If you arrive at Cardiff Bay by train a derelict building greets you, Cardiff Bay railway station, the Southern terminus of the short Butetown Branch Line which runs from Cardiff Queen Street station. It’s sad to see this Grade 2* listed building deteriorating before our very eyes, it needs to be restored to it’s former glory! This is such an important building for Cardiff, just for being the origin of the first steam-powered passenger train service in Wales, if nothing else. It was built as the headquarter offices of the Taff Vale Railway in 1841-43 next to the Bute Dock station which became the ‘Cardiff Docks’ station in 1845.
Rumoured to have been designed by Brunel himself, certainly its design is very similar to a sketch drawn by the great man himself, it is one of the earliest purpose built railway buildings in the world, still standing. The large bay window on the first-floor of its South elevation was the board room, how many important decisions were once made here!
The station was renamed ‘Bute Road’ by the GWR in 1924 before finally becoming Cardiff Bay Railway Station in 1994. The three storey building has already been restored once, in the mid 1980s when it also acquired a canopy, for use as a railway museum by the Butetown Historic Railway Society and although it was one of the historic buildings that actually made Cardiff, the Cardiff Bay Development Corporation wanted nothing to do with it when they planned their re-development of the docks. This branch line into Cardiff Bay is the sole survivor of the rail network that served, what was once the busiest port in the world!
Over recent years the building has started to deteriorate badly, numerous holes have appeared in the roof which have been repaired by the owners (I presume), at their own pace. There is a large hole in the roof that has appeared since September 2012 which looks more worrying than the others, as it is right next to one of the chimney stacks. The chimneys themselves are looking tired, leaning and in desperate need of re-rendering, with cracks appearing. Part of the deteriorating render around the front door has been removed (displaying the words ‘Consulate Chambers’), presumably to protect the wall from further water ingress.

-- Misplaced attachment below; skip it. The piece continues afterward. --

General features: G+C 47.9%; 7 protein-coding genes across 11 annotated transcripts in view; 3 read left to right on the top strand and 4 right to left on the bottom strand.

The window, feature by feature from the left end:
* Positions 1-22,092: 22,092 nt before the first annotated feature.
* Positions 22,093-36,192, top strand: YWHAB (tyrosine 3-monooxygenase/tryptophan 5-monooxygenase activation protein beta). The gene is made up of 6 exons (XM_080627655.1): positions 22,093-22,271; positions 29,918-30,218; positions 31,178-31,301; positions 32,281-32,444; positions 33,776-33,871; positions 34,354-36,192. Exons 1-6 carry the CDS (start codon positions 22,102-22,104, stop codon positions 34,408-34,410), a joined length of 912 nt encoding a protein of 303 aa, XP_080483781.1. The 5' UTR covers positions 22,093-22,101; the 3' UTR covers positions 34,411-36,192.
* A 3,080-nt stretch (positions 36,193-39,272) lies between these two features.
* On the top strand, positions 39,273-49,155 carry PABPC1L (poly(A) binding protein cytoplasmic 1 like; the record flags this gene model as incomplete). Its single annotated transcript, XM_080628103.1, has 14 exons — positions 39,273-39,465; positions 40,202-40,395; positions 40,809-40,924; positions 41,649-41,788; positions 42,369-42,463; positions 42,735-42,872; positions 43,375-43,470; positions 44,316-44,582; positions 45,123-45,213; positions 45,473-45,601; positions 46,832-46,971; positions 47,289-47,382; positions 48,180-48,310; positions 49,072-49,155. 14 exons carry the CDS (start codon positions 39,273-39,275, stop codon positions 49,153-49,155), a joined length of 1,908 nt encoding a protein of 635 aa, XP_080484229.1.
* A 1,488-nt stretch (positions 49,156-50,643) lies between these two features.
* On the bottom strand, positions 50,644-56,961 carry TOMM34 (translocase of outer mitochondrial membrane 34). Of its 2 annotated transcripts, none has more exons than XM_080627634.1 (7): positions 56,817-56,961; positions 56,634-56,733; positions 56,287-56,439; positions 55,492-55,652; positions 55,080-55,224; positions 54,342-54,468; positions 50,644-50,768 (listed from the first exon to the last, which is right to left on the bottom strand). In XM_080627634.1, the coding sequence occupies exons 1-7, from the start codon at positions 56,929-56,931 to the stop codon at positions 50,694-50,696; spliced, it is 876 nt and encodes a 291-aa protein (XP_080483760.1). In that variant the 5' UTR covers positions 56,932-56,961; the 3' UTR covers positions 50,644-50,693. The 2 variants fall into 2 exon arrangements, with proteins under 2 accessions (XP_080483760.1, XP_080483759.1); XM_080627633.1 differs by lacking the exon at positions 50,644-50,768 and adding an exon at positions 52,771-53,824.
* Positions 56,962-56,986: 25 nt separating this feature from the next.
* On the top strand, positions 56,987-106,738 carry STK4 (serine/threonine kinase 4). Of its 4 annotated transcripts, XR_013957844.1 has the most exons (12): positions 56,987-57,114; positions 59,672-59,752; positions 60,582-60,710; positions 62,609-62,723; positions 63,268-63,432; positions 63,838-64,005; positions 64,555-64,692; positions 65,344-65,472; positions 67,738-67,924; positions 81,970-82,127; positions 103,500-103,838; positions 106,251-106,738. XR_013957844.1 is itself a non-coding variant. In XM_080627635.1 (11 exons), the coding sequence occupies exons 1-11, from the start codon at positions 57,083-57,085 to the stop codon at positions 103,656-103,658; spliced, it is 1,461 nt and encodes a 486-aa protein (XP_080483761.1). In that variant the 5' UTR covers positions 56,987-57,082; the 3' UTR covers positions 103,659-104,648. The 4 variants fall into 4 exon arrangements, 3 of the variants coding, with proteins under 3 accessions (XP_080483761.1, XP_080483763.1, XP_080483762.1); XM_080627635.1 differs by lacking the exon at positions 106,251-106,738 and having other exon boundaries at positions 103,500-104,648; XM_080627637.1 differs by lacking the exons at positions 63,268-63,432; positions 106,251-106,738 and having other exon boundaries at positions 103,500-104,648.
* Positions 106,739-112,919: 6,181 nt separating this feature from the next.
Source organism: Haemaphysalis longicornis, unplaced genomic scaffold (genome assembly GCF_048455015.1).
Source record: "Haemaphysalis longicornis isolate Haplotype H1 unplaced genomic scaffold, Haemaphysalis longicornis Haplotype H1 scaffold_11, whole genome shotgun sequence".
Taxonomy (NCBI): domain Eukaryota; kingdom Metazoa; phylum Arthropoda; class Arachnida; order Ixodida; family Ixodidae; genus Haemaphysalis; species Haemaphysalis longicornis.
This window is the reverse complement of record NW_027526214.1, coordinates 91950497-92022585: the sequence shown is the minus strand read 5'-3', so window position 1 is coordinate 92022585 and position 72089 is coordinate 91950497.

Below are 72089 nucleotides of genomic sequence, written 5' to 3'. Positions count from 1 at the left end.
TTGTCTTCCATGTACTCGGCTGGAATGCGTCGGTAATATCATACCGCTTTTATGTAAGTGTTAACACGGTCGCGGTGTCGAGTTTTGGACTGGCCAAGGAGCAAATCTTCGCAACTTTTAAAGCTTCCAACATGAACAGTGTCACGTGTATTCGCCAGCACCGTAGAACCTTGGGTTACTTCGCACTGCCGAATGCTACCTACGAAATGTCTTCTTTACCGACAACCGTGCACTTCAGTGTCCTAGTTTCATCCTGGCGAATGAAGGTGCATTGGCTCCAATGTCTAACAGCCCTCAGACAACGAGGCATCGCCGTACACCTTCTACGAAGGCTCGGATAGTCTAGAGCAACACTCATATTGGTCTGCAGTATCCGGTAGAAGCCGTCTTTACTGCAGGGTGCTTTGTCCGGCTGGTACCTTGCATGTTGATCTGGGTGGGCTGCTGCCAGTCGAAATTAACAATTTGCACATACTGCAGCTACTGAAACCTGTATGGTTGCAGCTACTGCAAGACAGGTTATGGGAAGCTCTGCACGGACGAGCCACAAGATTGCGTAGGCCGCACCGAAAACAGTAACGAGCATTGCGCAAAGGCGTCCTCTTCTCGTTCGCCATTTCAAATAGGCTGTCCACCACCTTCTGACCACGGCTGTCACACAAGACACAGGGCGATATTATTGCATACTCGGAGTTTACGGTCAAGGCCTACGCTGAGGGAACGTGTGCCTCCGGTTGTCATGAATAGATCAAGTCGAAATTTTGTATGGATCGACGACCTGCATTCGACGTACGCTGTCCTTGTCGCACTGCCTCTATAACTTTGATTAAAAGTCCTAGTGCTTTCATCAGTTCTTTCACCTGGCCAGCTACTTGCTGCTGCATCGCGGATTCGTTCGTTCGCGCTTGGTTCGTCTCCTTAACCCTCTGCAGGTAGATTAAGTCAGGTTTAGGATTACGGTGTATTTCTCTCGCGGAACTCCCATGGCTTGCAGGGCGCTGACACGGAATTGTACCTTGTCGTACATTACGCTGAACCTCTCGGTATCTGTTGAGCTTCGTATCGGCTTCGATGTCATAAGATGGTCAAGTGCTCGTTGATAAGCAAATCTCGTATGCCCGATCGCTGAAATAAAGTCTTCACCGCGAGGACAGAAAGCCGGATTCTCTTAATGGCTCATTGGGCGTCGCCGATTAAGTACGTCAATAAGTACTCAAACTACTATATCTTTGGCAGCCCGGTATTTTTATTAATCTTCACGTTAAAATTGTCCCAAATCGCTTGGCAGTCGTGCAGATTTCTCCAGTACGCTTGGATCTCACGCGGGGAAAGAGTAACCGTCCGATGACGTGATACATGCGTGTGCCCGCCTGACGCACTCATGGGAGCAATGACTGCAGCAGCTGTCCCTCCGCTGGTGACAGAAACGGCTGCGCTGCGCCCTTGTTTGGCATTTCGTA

Many old buildings in Cardiff have been demolished in the name of progress, in particular down in the bay (old docks). There was the ‘Pierhead Chambers’ in Bute street, demolished to make way for the bland Mermaid Quay shopping centre, the ‘Merchants’ Exchange’ built in Flemish Renaissance style in 1895 and demolished in 1975 to make way for the short-lived Welsh Industrial & Maritime museum, which in turn was demolished to make way for the shopping centre. In the centre we have lost numerous buildings, Taff Vale Railway Offices & Station, Capitol Theatre, Cory Memorial Hall, Dutch Cafe, all replaced by bland modern buildings. The Cardiff developers surpassed themselves in the late 60s by demolishing the ruins of Herbert House (1582) and the Friary (13 Century) in Greyfriars road, both excavated in 1892-6 by the 3rd Marquess of Bute. None of these buildings can return, but there is time to save Brunel’s Taff Vale Headquarters. In 2017 the Victorian Society placed the building on it’s 10 most endangered buildings list.
What people forget is that if it was not for the railways, Cardiff would just be a small market town and the ‘Bay’ would still be a salt marsh mud flat!
That’s how important this building is.
The great news is that finally restoration of the old headquarters, together with plans to build an office and apartment block next to it, have been approved… the bad news is, the office and apartment block!